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Solution: Verifying an Alien Dictionary

seanpgallivan profile image seanpgallivan ・4 min read

This is part of a series of Leetcode solution explanations (index). If you liked this solution or found it useful, please like this post and/or upvote my solution post on Leetcode's forums.


Leetcode Problem #953 (Easy): Verifying an Alien Dictionary


Description:


(Jump to: Solution Idea || Code: JavaScript | Python | Java | C++)

In an alien language, surprisingly they also use english lowercase letters, but possibly in a different order. The order of the alphabet is some permutation of lowercase letters.

Given a sequence of words written in the alien language, and the order of the alphabet, return true if and only if the given words are sorted lexicographicaly in this alien language.


Examples:

Example 1:
Input: words = ["hello","leetcode"]
order = "hlabcdefgijkmnopqrstuvwxyz"
Output: true
Explanation: As 'h' comes before 'l' in this language, then the sequence is sorted.
Example 2:
Input: words = ["word","world","row"]
order = "worldabcefghijkmnpqstuvxyz"
Output: false
Explanation: As 'd' comes after 'l' in this language, then words[0] > words[1], hence the sequence is unsorted.
Example 3:
Input: words = ["apple","app"]
order = "abcdefghijklmnopqrstuvwxyz"
Output: false
Explanation: The first three characters "app" match, and the second string is shorter (in size.) According to lexicographical rules "apple" > "app", because 'l' > '∅', where '∅' is defined as the blank character which is less than any other character (More info).

Constraints:

  • 1 <= words.length <= 100
  • 1 <= words[i].length <= 20
  • order.length == 26
  • All characters in words[i] and order are English lowercase letters.

Idea:


(Jump to: Problem Description || Code: JavaScript | Python | Java | C++)

The naive approach here would be to iterate through pairs of consecutive words in our input array (W) and compare the position of each letter in the input alphabet (O), moving letter by letter until we find a discrepancy and can determine which word comes first lexicographically.

As this is an Easy question, this method works, but with a time complexity of O(N * M * P) where N is the length of W, M is the average length of each word in W, and P is the length of O.

Rather than repetitively finding the position of a character in O, however, we can create a lookup table of indexes from O (alpha) at a time complexity of O(P) and turn every position lookup into a simple O(1) operation. That changes the overall time complexity to O(N * M + P).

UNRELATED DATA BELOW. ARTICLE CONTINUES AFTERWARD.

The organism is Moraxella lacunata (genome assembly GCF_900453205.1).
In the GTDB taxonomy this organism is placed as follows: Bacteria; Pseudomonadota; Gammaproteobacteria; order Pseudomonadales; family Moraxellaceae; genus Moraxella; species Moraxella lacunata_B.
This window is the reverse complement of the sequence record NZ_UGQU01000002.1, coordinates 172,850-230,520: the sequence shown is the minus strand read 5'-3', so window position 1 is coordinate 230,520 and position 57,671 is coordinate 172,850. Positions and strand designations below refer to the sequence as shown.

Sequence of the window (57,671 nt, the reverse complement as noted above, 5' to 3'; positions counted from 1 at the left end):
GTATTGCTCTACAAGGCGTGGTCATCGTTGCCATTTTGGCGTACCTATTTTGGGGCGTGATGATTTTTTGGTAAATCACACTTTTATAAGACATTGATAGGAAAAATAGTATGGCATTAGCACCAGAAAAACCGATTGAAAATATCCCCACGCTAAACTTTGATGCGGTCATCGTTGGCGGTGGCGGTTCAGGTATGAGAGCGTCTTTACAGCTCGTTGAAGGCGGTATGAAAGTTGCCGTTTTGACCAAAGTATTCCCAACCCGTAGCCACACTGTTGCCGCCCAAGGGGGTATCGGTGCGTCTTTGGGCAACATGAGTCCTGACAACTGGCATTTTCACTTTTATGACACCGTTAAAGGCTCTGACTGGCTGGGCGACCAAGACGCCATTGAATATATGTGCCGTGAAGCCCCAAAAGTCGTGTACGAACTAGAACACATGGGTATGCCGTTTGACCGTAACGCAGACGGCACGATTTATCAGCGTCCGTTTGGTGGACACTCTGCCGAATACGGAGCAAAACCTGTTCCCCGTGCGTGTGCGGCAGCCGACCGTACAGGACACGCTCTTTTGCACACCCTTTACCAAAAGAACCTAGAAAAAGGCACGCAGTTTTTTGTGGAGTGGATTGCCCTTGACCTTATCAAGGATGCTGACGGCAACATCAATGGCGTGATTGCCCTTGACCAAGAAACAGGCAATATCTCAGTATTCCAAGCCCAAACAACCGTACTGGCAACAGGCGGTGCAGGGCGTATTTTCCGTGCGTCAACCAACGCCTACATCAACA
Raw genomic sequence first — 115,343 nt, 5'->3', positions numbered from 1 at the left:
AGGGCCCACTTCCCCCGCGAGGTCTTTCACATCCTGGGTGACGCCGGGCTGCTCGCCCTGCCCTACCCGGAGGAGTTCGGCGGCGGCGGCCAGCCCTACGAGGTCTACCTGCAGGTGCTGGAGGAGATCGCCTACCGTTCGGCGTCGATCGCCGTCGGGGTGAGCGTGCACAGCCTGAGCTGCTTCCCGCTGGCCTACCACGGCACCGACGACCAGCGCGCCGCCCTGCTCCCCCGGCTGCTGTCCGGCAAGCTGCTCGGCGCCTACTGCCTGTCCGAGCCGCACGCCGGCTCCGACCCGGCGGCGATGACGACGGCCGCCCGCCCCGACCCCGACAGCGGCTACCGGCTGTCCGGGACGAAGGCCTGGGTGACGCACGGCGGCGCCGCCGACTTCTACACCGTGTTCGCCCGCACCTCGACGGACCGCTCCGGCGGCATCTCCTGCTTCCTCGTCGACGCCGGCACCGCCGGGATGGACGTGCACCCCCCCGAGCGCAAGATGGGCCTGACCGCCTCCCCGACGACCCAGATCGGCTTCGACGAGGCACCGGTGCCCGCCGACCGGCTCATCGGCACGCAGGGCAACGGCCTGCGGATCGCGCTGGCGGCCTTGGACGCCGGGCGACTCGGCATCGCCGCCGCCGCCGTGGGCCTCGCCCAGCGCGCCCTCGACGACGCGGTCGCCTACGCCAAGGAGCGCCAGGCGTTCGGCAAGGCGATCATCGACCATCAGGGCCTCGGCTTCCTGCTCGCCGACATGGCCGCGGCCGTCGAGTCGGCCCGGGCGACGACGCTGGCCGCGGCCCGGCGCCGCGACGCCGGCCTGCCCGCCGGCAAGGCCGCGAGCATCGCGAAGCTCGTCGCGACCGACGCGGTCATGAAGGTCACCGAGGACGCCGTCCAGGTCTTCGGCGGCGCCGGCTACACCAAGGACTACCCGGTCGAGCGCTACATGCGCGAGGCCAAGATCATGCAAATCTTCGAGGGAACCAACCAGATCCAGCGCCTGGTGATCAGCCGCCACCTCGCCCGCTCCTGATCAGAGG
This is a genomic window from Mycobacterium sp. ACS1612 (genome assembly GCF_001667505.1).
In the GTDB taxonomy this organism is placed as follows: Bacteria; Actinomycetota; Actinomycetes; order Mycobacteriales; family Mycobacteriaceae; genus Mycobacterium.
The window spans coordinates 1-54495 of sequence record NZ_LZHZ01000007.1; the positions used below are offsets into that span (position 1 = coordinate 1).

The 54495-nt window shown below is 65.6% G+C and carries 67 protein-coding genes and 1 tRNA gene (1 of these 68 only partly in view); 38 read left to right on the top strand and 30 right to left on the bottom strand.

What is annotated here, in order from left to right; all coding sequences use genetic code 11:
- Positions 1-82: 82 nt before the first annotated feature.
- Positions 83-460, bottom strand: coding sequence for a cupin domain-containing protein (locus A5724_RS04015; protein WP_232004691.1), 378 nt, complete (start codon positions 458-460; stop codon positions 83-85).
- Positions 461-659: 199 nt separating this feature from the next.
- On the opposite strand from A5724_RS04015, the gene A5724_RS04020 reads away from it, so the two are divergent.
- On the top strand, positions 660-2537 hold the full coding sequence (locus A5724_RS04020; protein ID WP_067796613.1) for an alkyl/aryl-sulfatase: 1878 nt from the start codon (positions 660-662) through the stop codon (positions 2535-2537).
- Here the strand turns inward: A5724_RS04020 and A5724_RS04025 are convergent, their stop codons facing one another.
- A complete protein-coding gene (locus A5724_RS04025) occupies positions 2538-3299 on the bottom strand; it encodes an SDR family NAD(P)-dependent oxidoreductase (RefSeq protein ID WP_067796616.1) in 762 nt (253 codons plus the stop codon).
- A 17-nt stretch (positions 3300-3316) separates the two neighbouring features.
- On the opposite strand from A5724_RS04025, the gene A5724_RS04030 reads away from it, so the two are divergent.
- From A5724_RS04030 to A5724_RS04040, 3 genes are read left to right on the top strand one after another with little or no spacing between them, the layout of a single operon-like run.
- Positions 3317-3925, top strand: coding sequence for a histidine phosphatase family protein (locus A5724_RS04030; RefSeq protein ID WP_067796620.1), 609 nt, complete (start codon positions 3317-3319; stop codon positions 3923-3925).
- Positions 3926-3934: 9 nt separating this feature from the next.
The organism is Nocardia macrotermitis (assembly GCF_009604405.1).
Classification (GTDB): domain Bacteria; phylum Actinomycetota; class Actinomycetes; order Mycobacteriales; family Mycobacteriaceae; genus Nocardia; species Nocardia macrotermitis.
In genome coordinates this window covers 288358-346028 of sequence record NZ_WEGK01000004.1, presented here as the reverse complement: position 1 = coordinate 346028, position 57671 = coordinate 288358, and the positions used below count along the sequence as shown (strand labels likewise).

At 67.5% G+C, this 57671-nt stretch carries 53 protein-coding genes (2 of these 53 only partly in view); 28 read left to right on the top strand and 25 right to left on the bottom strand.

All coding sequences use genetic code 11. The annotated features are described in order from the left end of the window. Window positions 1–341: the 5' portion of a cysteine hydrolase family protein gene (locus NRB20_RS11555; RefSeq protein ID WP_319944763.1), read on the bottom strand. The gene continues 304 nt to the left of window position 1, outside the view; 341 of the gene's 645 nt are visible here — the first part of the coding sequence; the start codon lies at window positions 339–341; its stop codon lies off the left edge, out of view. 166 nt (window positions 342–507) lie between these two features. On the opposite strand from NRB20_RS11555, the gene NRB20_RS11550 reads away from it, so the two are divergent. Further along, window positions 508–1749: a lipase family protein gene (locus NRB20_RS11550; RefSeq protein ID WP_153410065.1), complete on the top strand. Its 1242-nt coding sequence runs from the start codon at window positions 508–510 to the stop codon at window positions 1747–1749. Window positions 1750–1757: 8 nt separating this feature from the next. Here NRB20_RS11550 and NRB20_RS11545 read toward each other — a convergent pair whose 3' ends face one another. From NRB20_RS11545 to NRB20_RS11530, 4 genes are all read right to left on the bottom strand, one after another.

Then, as noted before, we can just iterate through word pairs (a, b) in W, then iterate through comparative characters (achar, bchar) in those two words and evaluate them based on their lexicographical indexes (aix, bix).

If aix < bix or if we reach the end of a, then the two words are in correct lexicographical order and we should move to the next pair of words. If aix > bix or if we reach the end of b, the two words are not in correct lexicographical order and we should return false.

If we reach the end without exiting, we should return true.


Implementation:

There are only minor differences in the code for all four languages.


Javascript Code:


(Jump to: Problem Description || Solution Idea)

var isAlienSorted = function(W, O) {
    let alpha = new Map([["",-1]])
    for (let i = 0; i < O.length; i++)
        alpha.set(O.charAt(i), i)
    for (let i = 1; i < W.length; i++) {
        let a = W[i-1], b = W[i]
        for (let j = 0; j < a.length; j++) {
            let achar = a.charAt(j), bchar = b.charAt(j),
                aix = alpha.get(achar), bix = alpha.get(bchar)
            if (aix < bix) break
            if (aix > bix) return false
        }
    }
    return true
};
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Python Code:


(Jump to: Problem Description || Solution Idea)

class Solution:
    def isAlienSorted(self, W: List[str], O: str) -> bool:
        alpha = {O[i]: i for i in range(len(O))}
        for i in range(1,len(W)):
            a, b = W[i-1], W[i]
            for j in range(len(a)):
                if j == len(b): return False
                achar, bchar = a[j], b[j]
                aix, bix = alpha[achar], alpha[bchar]
                if aix < bix: break
                if aix > bix: return False
        return True
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Java Code:


(Jump to: Problem Description || Solution Idea)

class Solution {
    public boolean isAlienSorted(String[] W, String O) {
        Map<Character,Integer> alpha = new HashMap<>();
        for (int i = 0; i < O.length(); i++)
            alpha.put(O.charAt(i), i);
        for (int i = 1; i < W.length; i++) {
            String a = W[i-1], b = W[i];
            for (int j = 0; j < a.length(); j++) {
                if (j == b.length()) return false;
                char achar = a.charAt(j), bchar = b.charAt(j);
                if (alpha.get(achar) < alpha.get(bchar)) break;
                if (alpha.get(achar) > alpha.get(bchar)) return false;
            }
        }
        return true;
    }
}
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C++ Code:


(Jump to: Problem Description || Solution Idea)

class Solution {
public:
    bool isAlienSorted(vector<string>& W, string O) {
        unordered_map<char,int> alpha;
        for (int i = 0; i < O.size(); i++)
            alpha[O[i]] = i;
        for (int i = 1; i < W.size(); i++) {
            string a = W[i-1], b = W[i];
            for (int j = 0; j < a.size(); j++) {
                if (j == b.size()) return false;
                char achar = a[j], bchar = b[j];
                if (alpha[achar] < alpha[bchar]) break;
                if (alpha[achar] > alpha[bchar]) return false;
            }
        }
        return true;
    }
};
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